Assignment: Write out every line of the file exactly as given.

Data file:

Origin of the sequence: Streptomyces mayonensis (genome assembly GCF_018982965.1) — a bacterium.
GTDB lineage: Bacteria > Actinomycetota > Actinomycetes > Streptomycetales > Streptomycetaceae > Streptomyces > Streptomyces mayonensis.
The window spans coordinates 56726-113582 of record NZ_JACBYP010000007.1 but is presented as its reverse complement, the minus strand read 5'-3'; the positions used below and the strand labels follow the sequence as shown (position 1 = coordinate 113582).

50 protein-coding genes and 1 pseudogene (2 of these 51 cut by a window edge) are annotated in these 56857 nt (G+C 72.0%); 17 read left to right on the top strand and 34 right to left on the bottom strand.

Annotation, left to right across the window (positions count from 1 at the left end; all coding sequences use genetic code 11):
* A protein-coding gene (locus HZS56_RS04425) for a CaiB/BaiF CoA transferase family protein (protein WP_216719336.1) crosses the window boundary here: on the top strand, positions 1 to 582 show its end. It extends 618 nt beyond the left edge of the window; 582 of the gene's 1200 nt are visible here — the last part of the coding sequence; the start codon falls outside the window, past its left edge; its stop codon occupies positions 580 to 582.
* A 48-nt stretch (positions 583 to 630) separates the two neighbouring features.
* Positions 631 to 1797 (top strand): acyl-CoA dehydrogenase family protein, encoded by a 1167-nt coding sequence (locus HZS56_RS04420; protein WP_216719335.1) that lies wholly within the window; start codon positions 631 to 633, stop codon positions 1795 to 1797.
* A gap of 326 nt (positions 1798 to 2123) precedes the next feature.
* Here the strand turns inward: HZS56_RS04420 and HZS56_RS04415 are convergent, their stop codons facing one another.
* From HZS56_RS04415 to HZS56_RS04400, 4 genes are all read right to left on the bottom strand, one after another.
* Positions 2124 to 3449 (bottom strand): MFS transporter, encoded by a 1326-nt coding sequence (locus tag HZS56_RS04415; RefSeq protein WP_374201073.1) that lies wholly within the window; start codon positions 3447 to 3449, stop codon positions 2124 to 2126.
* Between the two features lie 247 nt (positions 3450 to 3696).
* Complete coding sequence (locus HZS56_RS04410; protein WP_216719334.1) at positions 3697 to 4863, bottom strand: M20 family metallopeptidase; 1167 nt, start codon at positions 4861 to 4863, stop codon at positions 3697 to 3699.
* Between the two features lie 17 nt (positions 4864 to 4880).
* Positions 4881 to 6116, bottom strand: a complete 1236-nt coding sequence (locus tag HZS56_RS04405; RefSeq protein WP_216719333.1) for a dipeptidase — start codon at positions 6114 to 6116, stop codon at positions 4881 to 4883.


Origin of the sequence: Streptomyces mayonensis (genome assembly GCF_018982965.1) — a bacterium.
GTDB lineage: Bacteria > Actinomycetota > Actinomycetes > Streptomycetales > Streptomycetaceae > Streptomyces > Streptomyces mayonensis.
The window spans coordinates 56726-113582 of record NZ_JACBYP010000007.1 but is presented as its reverse complement, the minus strand read 5'-3'; the positions used below and the strand labels follow the sequence as shown (position 1 = coordinate 113582).

50 protein-coding genes and 1 pseudogene (2 of these 51 cut by a window edge) are annotated in these 56857 nt (G+C 72.0%); 17 read left to right on the top strand and 34 right to left on the bottom strand.

Annotation, left to right across the window (positions count from 1 at the left end; all coding sequences use genetic code 11):
* A protein-coding gene (locus HZS56_RS04425) for a CaiB/BaiF CoA transferase family protein (protein WP_216719336.1) crosses the window boundary here: on the top strand, positions 1 to 582 show its end. It extends 618 nt beyond the left edge of the window; 582 of the gene's 1200 nt are visible here — the last part of the coding sequence; the start codon falls outside the window, past its left edge; its stop codon occupies positions 580 to 582.
* A 48-nt stretch (positions 583 to 630) separates the two neighbouring features.
* Positions 631 to 1797 (top strand): acyl-CoA dehydrogenase family protein, encoded by a 1167-nt coding sequence (locus HZS56_RS04420; protein WP_216719335.1) that lies wholly within the window; start codon positions 631 to 633, stop codon positions 1795 to 1797.
* A gap of 326 nt (positions 1798 to 2123) precedes the next feature.
* Here the strand turns inward: HZS56_RS04420 and HZS56_RS04415 are convergent, their stop codons facing one another.
* From HZS56_RS04415 to HZS56_RS04400, 4 genes are all read right to left on the bottom strand, one after another.
* Positions 2124 to 3449 (bottom strand): MFS transporter, encoded by a 1326-nt coding sequence (locus tag HZS56_RS04415; RefSeq protein WP_374201073.1) that lies wholly within the window; start codon positions 3447 to 3449, stop codon positions 2124 to 2126.
* Between the two features lie 247 nt (positions 3450 to 3696).
* Complete coding sequence (locus HZS56_RS04410; protein WP_216719334.1) at positions 3697 to 4863, bottom strand: M20 family metallopeptidase; 1167 nt, start codon at positions 4861 to 4863, stop codon at positions 3697 to 3699.
* Between the two features lie 17 nt (positions 4864 to 4880).
* Positions 4881 to 6116, bottom strand: a complete 1236-nt coding sequence (locus tag HZS56_RS04405; RefSeq protein WP_216719333.1) for a dipeptidase — start codon at positions 6114 to 6116, stop codon at positions 4881 to 4883.